Patricia Craig Johnson --- Searching for My Ancestors --- Sharing My Life Stories

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Sunday, March 4, 2012

Eugene Casey Installment #2 – Illinois to Savannah

This picture of Eugene Casey is with some of his Civil War friends in the Old Soldiers Home in Hot Springs, South Dakota. He is the one with the star over his head. As you can see he is a short man, his Army papers say he was 5' 4" tall. Eugene Casey was not well educated, because he was out working at age 8-10 and on his own from the time he was a boy. That he could read and write as well as he did is amazing. I have corrected some obvious spelling errors for him but if it adds to the story I have left his spelling intact putting quotes around words. The other spelling errors you may find belong to me. Remember that this is the story of a boy age 17 when he enlisted and turned 18 on 4 April 1864. So we will begin now with Eugene Casey’s words:

Enlisted 16th day of February 1864. Private of Captain John F Nichols. Co, K, 30th Regiment of Illinois Veteran Infantry Volunteers for 3 years or duration of the War.

Was discharged at Louisville, Kentucky, 17th day of July 1865. By telegram from the War Dept.

Company K 30th Illinois Volunteer Veterans Infantry. 3rd Division. 17th AC. No objection to his being enlisted is known to exist. (I think this should have said no reason for being discharged is known to exist, Patj)
George L Hueron
2nd “Leutenan” Co K 30th Regt.
U.S. Infantry Volunters

Army Service
Recruited at Trenton, Illinois, Clinton County for service in Co. K 30th Illinois Volunteer Veteran Infantry.

Was examined at Carlyle, Illinois, was stripped naked for examination, was accepted and sent to Camp Butler, Springfield, Illinois.
Went into “bivowac” for 4 or 5 weeks, “manovered” and drilled in Infantry tactics pro & con and picket duties, some fatigue duty that raw recruits had to do for 4 or 5 weeks. About 1200 new recruits were mustered in the service.

After we was whipped we was loaded in “Box Cars” that had benches in, we was shipped to Cairo, Illinois, then transferred on steamboats on the Ohio River via up the Tennessee River to Clifton, Tennessee, disembarked at Clifton went into camp until ordered to Huntsville, Alabama.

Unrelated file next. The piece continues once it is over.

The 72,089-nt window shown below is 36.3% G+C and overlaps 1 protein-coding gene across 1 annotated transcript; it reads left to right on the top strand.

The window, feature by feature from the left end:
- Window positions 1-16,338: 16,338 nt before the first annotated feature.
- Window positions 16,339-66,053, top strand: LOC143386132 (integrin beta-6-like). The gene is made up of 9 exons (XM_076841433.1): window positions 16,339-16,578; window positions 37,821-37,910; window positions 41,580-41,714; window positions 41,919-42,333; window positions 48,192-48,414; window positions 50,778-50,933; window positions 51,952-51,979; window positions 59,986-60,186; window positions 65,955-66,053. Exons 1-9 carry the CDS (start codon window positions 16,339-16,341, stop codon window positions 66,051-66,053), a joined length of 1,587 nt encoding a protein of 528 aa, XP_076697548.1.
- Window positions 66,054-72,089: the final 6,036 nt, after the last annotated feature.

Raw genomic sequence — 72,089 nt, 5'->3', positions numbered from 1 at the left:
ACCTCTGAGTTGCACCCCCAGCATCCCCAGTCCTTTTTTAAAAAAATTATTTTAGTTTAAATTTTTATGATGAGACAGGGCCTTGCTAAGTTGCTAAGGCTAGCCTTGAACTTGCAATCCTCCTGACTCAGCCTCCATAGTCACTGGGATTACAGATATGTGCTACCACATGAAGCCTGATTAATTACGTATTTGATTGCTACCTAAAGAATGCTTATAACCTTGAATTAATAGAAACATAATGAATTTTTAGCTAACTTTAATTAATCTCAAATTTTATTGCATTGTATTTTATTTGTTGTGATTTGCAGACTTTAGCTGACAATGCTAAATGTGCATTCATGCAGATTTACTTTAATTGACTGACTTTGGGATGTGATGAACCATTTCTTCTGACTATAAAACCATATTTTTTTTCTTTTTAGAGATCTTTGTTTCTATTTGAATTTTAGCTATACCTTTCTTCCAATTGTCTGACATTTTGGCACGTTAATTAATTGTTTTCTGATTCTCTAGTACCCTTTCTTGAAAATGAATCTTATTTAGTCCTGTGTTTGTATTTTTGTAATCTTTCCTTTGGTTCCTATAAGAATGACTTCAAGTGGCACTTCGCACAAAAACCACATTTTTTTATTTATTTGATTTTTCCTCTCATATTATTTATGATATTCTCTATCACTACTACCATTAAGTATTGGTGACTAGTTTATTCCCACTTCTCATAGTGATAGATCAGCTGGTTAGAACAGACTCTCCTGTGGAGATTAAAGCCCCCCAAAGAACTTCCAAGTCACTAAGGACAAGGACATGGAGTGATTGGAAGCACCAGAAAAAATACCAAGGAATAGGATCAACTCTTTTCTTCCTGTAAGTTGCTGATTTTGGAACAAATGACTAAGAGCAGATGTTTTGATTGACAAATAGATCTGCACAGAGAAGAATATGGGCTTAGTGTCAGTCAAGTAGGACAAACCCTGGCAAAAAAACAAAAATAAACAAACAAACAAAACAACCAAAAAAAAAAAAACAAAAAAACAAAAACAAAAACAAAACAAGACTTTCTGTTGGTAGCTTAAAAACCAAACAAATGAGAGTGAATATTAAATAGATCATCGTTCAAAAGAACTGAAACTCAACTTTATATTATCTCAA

We camped at Clifton 4 or 5 days in a cedar grove until to Huntsville, Alabama.

Stayed at Huntsville some time and drilled until ordered to march to Shermans Army. We marched within 26 miles of “Chattanogah” then followed the railroad line of the Atlanta and “Chattanogah” lines, met no Johnnies until we was ordered to doublequick from “Ackerworth” and “Roesacker” to Big Shanty Georgia and then I, or we, was deployed on skirmish line, that was my first scare, part of the line was in the woods and bushes, my cap was raised off my head, seen no Johnnies until we advanced in and open fire it was a relief to see some distance and no Confederates. We stood in line until ordered back, did not fire a shot. This move suppose to be one of W T Sherman faints.

From then on we seen picket duty and skirmish line service and night alarm. I seen service in the following engagements: Big Shanty, Marietta, Chattanooga River, New Hope Church, Big and Little Kensaw Mountains, Nikajack, Jonesborough, Rough & Ready Station, Georgia; Beaufort, South Carolina, Cheraw, Fayettesville, Saluda River, Columbia, South Carolina; Goldsboro, Bentonville, Peach Tree, Seige of Atlanta, and Battle of Atlanta July 22 where General J B McPherson was killed. That was the hardest battle we had, for General Hood got our rear and attacked us in the left flank. Our Corps and the 17th commanded by Frank P Blair were doubled up almost like a jack knife by Pat Clearbourns Corp. Battle lasted from 11 AM until dusk. That battle was the downfall of Hood and his army especially after Hood could not get back to Atlanta, that move of Hood’s gave Sherman clear marching to Savannah, Georgia. Resacka Georgia Sherman’s forces was attacked with near all Hood’s troops that was when Blairs Corp was ordered to reinforce Sherman’s forces at Resacka , Georgia.

After that we marched north up the line of the Atlanta & Chattanooga Railroad like we was to head off Hood. Sherman wanted to get as far north as he could, so Capt Thomas and Schofield to hold Hood in the sack until that army was near Nashville, hold Hood from getting back to Sherman’s Army.

It was one of the boldest moves made in any war to cut loose from all supplies and live on ½ grub and feed off the country what the yanks could forage for, until we got to the Sea. We had scarcely any opposition until we got to Savannah, Georgia. I don’t but very little about war, that was a Grand event and we all felt good.
This ends Installment #2. From Illinois to Savannah, Georgia. Stay tuned for more of Eugene Casey at age 18.

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